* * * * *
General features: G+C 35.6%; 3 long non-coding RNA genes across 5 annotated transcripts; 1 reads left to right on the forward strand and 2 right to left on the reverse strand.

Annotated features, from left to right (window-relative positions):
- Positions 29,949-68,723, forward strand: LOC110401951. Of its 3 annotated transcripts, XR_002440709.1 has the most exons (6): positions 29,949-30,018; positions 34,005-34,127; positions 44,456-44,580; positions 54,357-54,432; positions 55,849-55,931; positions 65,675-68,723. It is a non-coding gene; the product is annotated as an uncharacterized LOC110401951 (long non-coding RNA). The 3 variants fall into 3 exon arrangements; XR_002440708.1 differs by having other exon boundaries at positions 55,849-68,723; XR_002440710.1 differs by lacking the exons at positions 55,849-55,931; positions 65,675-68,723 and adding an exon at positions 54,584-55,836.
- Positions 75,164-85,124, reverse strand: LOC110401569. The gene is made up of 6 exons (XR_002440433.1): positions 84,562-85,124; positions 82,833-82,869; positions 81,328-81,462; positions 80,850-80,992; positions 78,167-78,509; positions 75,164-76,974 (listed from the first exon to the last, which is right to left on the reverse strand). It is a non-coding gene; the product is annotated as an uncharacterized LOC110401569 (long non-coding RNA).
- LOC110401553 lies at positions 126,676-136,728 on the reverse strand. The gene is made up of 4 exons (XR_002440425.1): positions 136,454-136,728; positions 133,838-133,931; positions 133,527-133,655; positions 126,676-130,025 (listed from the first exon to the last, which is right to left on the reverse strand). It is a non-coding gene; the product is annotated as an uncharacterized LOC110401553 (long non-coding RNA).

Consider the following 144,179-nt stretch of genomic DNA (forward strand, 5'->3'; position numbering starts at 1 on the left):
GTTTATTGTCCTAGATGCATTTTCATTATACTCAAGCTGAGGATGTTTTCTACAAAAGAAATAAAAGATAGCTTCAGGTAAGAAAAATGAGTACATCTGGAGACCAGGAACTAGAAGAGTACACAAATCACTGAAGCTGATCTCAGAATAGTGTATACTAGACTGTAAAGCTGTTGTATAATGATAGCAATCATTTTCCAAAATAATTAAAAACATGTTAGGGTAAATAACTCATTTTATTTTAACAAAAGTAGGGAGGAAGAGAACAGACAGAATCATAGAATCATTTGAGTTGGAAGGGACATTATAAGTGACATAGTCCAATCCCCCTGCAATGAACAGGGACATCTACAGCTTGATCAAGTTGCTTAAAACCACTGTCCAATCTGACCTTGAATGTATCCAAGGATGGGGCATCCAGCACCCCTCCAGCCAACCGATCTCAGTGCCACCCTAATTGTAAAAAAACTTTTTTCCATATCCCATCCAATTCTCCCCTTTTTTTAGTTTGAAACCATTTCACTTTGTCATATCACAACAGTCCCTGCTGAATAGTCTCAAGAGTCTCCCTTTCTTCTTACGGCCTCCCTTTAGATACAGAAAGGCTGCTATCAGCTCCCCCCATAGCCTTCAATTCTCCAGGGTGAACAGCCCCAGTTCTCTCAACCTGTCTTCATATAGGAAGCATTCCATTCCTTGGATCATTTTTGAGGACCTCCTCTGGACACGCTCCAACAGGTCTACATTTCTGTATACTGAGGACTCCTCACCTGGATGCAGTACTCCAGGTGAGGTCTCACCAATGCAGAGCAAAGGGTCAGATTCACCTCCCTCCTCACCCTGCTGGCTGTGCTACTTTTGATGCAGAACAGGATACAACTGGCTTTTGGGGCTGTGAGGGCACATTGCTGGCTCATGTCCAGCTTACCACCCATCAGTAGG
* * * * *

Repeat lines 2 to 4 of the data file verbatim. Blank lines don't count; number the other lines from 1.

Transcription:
Annotated features, from left to right (window-relative positions):
- Positions 29,949-68,723, forward strand: LOC110401951. Of its 3 annotated transcripts, XR_002440709.1 has the most exons (6): positions 29,949-30,018; positions 34,005-34,127; positions 44,456-44,580; positions 54,357-54,432; positions 55,849-55,931; positions 65,675-68,723. It is a non-coding gene; the product is annotated as an uncharacterized LOC110401951 (long non-coding RNA). The 3 variants fall into 3 exon arrangements; XR_002440708.1 differs by having other exon boundaries at positions 55,849-68,723; XR_002440710.1 differs by lacking the exons at positions 55,849-55,931; positions 65,675-68,723 and adding an exon at positions 54,584-55,836.
- Positions 75,164-85,124, reverse strand: LOC110401569. The gene is made up of 6 exons (XR_002440433.1): positions 84,562-85,124; positions 82,833-82,869; positions 81,328-81,462; positions 80,850-80,992; positions 78,167-78,509; positions 75,164-76,974 (listed from the first exon to the last, which is right to left on the reverse strand). It is a non-coding gene; the product is annotated as an uncharacterized LOC110401569 (long non-coding RNA).